December 7, 2013
Normally at this time of year, I am running the Ridgecrest 50K… but because they like to do their race on the first Sunday in December and that fell the weekend after Thanksgiving, I was not willing to zoom back down to run the race… but I still wanted to do a nice December 50K… so I opted for the Bulldog course which I have done loads of times.
I knew that I would know several people at the event, including Laura Sohaskey and Taffy Tingley (from the LA Hash) because I knew in advance they would be there. I drove up on my own with the possible intent of visiting my aunt and uncle afterwards in Northridge. Laura also wasn’t sure what distance she would be doing… because of the impending rain.
As the race began, it was raining lightly and never really went into a downpour, but the fact remained that the rain made the ground super muddy and saturated. This made for some slow going, especially on the initial mini-hill climb and descent. After the water crossing (which was more raging than usual), I reached the first aid station (before the REAL climb) in 32 minutes (for 2.7 miles).
Heading up the hill, it was like skiing uphill and very tiring. I was happy to get to flat (muddy) sections and then onto rock faces (not muddy). The volunteers at aid station #2 said that people looked pretty worn out. I did manage 18 minute miles which is not bad considering the hill and the mud.
From this point, I knew it was downhill to the third aid station at the M*A*S*H film site… however, I knew that I don’t do particularly well on muddy downhill. Yes, I know I keep mentioning how muddy it was, but it was difficult. On the downhills (since it had stopped raining by now), the mud was thick and not super slick. This created a problem as my shoes were caked with mud and I could not effectively run downhill. I did my best to use any part of the hill that was not muddy, but there weren’t a lot of options. It took me 55 minutes to go 4.5 miles DOWNHILL!
Once I got to the aid station, the rain started up again. The creative folks at the aid station had stored the dry food in one of the rusted out “ambulance” trucks. Fortunately, this section after the aid station is mostly on a creekbed and I had the opportunity to get the mud off my shoes… just in time for another muddy section.
I made it back to the start finish in 3:44, which meant I had about 30 minutes to spare to be on pace to finish in under 8-1/2 hours. En route to the aid station, I saw John Hampton. He looked the way I felt… waterlogged. At the aid station, I saw Laura and Taffy… and they were going to throw in the towel (after they used it to dry off).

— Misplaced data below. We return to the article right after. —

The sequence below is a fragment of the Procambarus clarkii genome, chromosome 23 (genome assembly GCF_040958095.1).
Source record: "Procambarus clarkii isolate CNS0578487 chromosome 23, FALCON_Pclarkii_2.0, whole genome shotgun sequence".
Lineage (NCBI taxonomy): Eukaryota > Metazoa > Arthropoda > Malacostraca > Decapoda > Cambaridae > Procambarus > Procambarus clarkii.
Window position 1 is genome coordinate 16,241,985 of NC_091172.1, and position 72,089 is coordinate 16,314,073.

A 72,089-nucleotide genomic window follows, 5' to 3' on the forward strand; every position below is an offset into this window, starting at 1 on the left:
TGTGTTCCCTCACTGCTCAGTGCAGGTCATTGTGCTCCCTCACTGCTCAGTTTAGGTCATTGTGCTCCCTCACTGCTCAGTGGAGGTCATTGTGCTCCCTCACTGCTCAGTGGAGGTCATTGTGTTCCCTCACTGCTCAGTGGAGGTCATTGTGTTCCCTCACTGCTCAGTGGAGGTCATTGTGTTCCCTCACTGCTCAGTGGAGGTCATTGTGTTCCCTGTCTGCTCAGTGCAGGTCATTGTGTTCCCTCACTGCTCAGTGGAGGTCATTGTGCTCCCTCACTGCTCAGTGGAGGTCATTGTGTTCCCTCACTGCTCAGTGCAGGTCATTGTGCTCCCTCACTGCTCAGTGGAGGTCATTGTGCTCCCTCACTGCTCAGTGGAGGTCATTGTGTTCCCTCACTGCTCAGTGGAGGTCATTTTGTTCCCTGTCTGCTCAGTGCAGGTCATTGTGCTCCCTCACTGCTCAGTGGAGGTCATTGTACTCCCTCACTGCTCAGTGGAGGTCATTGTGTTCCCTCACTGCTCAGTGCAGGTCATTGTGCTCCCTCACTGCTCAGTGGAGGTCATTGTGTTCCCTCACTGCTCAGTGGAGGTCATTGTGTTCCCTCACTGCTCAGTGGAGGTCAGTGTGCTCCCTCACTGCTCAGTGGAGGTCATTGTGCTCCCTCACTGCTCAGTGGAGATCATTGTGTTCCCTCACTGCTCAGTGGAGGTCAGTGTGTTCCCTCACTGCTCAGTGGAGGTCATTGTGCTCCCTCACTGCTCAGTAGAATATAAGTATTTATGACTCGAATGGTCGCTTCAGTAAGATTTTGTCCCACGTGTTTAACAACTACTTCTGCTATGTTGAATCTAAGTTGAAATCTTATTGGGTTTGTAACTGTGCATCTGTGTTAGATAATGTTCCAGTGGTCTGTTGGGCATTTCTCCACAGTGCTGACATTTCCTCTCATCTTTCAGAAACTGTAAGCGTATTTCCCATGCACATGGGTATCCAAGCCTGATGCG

As I headed off on the second loop (argh), I saw Yolanda Holder (the World Record Holder for most Marathons in a year). She was probably 20 minutes behind me and walking fast.
The mini-hill the second time was not as bad because it wasn’t raining, but I was tired. The water crossing was much deeper than before, but it didn’t really matter at that point. However, it did take me 11 minutes longer than before.
Heading up the steep hill was less muddy because it had dried out somewhat. However, it was very lonely, as I did not see anyone, at all, for probably the entire ascent. I couldn’t really get going up the hill, and ended up averaging 22 minutes per mile.
I kept an eye on my time knowing that I could lose a certain amount of time on each section and still finish under the time limit. I had already lost 33 minutes on the course and could lose up to an hour and still finish in time.
I did a little better on the downhill section, ONLY losing 9 minutes. I sure am cutting it close!
On the remaining section, I ended up getting passed by Yolanda (the “indignity!”) and ended up finishing LAST. This seems to happen to me frequently on these courses, but more than anything, it usually points to people dropping out and my insistence on making it all the way to the finish.
Afterwards, because I like to save money, I limped out the 0.5 mile to my car, and then drove over my aunt and uncle’s for a visit and dinner.